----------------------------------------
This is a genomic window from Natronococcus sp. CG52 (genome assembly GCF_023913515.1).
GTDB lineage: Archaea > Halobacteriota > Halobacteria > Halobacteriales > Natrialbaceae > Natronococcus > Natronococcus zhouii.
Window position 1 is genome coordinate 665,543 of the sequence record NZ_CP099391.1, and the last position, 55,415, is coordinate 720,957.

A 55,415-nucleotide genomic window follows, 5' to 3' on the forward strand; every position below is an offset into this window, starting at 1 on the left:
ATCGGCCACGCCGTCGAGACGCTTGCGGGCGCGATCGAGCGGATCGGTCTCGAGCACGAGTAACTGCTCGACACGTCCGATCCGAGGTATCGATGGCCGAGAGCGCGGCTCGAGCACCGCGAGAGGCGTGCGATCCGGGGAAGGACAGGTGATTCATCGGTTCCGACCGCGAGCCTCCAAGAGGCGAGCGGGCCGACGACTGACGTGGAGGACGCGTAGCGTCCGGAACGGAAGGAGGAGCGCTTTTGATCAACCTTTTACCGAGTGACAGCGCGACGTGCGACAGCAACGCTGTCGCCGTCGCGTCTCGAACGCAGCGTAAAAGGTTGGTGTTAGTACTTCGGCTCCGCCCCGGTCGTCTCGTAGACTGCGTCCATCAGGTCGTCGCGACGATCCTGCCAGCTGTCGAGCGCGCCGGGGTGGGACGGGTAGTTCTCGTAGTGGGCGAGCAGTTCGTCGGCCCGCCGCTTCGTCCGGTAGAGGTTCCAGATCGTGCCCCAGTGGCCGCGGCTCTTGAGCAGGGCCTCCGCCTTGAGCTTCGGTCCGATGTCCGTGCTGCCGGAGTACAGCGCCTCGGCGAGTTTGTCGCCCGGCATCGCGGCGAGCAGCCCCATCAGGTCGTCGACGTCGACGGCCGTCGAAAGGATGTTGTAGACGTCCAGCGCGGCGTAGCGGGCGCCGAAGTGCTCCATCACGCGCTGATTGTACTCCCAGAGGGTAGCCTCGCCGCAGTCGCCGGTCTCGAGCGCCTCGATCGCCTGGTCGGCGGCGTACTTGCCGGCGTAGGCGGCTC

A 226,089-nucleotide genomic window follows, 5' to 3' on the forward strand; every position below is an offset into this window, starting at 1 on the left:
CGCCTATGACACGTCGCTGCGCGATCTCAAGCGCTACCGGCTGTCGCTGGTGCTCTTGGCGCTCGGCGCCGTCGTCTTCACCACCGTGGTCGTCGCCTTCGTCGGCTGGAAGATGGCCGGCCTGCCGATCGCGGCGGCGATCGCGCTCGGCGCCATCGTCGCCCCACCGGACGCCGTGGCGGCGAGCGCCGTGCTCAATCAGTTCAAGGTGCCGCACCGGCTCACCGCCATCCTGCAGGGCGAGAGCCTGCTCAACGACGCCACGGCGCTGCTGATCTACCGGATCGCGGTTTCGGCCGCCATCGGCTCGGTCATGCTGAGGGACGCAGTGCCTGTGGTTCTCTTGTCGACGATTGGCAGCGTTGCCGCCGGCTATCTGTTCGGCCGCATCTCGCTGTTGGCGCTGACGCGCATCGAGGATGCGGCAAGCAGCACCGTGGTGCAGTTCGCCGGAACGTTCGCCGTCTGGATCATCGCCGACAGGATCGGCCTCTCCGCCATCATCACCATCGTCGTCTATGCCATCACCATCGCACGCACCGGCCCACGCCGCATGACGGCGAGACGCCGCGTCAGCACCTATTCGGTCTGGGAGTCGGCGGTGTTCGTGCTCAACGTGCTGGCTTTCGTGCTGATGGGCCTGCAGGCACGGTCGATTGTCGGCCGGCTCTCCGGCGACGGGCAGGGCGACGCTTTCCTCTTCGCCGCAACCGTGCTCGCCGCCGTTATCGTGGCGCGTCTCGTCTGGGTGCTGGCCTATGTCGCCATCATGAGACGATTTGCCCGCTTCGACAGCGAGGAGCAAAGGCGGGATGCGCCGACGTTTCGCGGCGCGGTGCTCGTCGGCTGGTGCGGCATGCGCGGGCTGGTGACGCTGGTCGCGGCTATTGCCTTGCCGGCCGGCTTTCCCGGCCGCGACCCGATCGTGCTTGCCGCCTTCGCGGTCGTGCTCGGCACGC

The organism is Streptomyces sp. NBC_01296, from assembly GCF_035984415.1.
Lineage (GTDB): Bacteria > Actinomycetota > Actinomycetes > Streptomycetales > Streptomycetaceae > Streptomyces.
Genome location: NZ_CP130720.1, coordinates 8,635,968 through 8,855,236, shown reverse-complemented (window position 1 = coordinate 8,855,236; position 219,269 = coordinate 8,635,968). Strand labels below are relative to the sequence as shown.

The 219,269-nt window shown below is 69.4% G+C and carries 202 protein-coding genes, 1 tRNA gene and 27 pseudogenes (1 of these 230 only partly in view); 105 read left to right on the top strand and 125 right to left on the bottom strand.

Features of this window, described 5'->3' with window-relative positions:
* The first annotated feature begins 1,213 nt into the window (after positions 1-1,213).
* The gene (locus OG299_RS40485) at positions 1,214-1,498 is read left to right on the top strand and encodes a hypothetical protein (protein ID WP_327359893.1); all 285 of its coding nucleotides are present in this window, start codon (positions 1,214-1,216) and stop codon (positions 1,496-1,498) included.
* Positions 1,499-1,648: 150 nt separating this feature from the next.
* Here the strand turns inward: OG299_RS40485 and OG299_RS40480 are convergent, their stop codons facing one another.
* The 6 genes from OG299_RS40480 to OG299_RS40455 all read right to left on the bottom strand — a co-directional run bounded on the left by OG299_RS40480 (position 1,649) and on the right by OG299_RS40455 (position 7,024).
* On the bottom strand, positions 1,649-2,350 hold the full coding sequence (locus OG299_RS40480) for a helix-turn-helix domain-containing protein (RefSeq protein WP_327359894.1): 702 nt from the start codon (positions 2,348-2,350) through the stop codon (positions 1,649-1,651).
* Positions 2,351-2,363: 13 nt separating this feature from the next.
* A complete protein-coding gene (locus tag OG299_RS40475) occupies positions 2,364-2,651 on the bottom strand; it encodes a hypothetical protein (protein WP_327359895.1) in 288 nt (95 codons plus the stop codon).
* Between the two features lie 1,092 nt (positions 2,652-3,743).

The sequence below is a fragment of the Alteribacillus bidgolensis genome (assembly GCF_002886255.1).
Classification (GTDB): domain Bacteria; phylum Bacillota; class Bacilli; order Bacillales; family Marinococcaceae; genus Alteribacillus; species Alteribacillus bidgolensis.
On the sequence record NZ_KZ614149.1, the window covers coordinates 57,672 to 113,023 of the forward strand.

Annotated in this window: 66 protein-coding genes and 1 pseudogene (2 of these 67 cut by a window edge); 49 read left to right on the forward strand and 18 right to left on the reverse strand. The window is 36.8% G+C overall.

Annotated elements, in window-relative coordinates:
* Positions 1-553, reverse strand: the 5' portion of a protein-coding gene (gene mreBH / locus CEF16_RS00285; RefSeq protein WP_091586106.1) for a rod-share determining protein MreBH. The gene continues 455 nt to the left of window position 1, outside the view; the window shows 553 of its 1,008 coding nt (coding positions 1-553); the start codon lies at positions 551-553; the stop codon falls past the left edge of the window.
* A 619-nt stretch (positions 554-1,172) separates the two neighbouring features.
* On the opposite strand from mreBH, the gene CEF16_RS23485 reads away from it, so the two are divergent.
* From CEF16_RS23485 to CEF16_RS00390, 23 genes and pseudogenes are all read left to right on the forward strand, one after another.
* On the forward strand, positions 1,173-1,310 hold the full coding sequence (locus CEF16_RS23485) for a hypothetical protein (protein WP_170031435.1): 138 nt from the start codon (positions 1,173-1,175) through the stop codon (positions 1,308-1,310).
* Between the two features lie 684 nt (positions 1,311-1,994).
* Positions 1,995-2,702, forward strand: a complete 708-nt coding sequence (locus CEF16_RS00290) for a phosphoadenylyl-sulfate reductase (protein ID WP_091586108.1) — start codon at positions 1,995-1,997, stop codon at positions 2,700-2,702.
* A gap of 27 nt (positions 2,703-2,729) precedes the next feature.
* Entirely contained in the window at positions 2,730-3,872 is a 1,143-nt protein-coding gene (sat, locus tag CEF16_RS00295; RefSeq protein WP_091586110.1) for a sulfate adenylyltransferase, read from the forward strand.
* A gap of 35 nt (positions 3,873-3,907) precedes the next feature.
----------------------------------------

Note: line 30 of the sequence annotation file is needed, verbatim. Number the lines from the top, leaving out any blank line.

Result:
* From CEF16_RS23485 to CEF16_RS00390, 23 genes and pseudogenes are all read left to right on the forward strand, one after another.